Skip to main content

Are you a legal professional? Visit our professional site

Search for legal issues
For help near (city, ZIP code or county)
Please enter a legal issue and/or a location

Ponzi Alert! The Bernie Madoff of South Florida

Article Placeholder Image
By Tanya Roth, Esq. on February 26, 2010 11:45 AM

They call him "Bernie Madoff on crack." He's 47-year old Scott Rothstein, the disbarred Florida lawyer who allegedly swindled investors out of $1.2 billion. He acquired this title not because of the magnitude of his Ponzi scheme but rather, because of how fast he made a name for himself.

And now, the Feds are sticking him with a RICO suit -- a legal action under the Federal Racketeer Influenced and Corrupt Organizations Act. And the prosecutors are going one step further, trying to include his conspirators in the case as well. 

The Miami Herald reported that Rothstein is accused of mail, wire and bank fraud, in addition to charges of money laundering. He could face over 20 years in prison if prosecutors can make the charges stick.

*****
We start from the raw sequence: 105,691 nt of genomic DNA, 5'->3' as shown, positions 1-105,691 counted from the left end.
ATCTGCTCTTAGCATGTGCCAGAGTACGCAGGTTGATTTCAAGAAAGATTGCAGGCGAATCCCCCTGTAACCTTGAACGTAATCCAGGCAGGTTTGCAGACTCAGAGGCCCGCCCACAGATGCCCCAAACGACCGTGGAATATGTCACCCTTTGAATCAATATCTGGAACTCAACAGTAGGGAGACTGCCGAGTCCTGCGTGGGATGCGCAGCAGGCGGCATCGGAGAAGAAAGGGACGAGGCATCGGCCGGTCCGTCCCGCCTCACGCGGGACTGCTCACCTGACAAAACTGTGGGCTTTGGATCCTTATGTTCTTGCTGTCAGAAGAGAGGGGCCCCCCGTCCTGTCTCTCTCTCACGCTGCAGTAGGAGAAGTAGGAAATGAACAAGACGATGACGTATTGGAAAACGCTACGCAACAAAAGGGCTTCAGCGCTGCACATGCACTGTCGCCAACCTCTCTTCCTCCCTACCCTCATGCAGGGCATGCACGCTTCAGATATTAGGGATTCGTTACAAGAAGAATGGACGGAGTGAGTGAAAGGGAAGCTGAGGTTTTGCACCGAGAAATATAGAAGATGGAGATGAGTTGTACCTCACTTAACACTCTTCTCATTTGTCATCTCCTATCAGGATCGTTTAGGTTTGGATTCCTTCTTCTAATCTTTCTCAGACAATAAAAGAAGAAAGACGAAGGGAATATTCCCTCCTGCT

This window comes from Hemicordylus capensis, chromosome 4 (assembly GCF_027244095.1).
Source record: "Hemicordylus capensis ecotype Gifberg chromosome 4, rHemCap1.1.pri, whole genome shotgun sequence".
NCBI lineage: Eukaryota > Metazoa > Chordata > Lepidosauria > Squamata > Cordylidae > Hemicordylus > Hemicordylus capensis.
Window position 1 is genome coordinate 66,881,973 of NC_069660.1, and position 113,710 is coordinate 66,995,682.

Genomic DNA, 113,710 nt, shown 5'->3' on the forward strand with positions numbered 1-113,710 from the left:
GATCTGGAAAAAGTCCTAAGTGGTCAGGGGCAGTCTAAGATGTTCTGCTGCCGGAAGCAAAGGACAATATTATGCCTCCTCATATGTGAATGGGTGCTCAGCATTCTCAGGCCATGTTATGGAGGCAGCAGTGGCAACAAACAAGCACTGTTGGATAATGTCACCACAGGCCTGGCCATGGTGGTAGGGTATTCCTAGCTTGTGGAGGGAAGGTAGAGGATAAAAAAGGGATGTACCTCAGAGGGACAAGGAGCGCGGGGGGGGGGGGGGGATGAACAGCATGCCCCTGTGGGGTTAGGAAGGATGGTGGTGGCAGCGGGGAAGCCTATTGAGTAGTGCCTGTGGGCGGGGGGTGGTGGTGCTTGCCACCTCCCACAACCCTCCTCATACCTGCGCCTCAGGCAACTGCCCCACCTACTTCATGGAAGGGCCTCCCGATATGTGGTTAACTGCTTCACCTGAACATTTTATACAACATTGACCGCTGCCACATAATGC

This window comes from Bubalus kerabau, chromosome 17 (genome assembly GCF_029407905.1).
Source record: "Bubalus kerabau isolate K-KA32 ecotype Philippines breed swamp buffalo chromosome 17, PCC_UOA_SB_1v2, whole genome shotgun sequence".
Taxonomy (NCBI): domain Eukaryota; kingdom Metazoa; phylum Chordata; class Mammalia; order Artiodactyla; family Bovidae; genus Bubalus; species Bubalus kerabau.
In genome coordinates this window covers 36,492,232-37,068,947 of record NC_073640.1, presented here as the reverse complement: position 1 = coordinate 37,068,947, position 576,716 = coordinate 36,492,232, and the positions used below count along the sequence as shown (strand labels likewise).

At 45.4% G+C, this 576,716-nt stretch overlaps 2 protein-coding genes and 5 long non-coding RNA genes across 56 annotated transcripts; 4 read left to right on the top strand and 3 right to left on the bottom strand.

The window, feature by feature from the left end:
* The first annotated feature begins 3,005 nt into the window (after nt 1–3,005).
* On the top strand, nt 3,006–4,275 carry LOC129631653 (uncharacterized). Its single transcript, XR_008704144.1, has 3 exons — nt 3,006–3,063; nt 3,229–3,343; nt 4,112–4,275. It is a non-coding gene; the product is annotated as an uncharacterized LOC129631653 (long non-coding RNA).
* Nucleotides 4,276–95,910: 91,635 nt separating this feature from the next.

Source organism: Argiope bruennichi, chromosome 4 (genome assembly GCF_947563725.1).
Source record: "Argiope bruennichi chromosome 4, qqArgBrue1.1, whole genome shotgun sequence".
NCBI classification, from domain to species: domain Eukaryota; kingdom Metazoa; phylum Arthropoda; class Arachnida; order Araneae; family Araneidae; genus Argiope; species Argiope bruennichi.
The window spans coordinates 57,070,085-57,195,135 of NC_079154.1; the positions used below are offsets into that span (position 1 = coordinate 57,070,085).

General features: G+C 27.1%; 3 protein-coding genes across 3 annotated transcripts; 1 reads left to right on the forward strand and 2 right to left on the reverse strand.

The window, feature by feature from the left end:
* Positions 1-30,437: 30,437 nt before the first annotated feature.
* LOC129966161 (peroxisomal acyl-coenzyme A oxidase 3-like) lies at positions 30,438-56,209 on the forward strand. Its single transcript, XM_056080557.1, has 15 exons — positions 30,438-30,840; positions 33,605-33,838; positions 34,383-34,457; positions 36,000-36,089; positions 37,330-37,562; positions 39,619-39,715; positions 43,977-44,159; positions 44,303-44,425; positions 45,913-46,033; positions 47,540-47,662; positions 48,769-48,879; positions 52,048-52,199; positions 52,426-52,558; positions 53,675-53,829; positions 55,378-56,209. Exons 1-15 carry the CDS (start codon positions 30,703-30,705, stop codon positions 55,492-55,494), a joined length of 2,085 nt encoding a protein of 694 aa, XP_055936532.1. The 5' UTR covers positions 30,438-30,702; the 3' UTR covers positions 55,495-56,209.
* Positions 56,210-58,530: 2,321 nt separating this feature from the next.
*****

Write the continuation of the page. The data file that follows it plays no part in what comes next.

In what was a typical Ponzi-scheme model, with Rothstein selling "fake" legal settlements to investors and using investor money to pay previous investors.  He has allegedly been running his Ponzi scheme since 2005. Of course, in true Madoff fashion, Rothstein was no stranger to proudly admitting in court that he was the mastermind behind the largest Ponzi scheme in South Florida history. On January 27, he pled guilty to several charges, surrendering his assets. His assets are being sold to generate money for his investors. 

Rothstien's Ponzi scheme was brilliant. He used his charm to bring wealthy investors to his law offices. He explained to them that he had settlements in lawsuits but that his clients wanted to be paid in one lump sum, rather than wait it out. As a result, he said, they were willing to take a huge discount in order to take the lump sum. The investors, in turn, were sold these settlements and promised their original investment, plus more. Of course, the settlements never existed. And he used the money from new investors to pay back the old ones. Until he ran out of money. 

In his defense, he had thought ahead. After all, a man with powerful connections and a charming personality could easily fly under the radar, or, if worse came to worse, dig his way out of trouble. Rothstein was a huge political donor, having donated $1.9 million to local and national political campaigns, according to CNN.

But he probably underestimated the power of his connections. Money speaks, but when it's dirty money, it can turn witness against you. Just ask Bernie Madoff.

Related Resources:

Find a Lawyer

More Options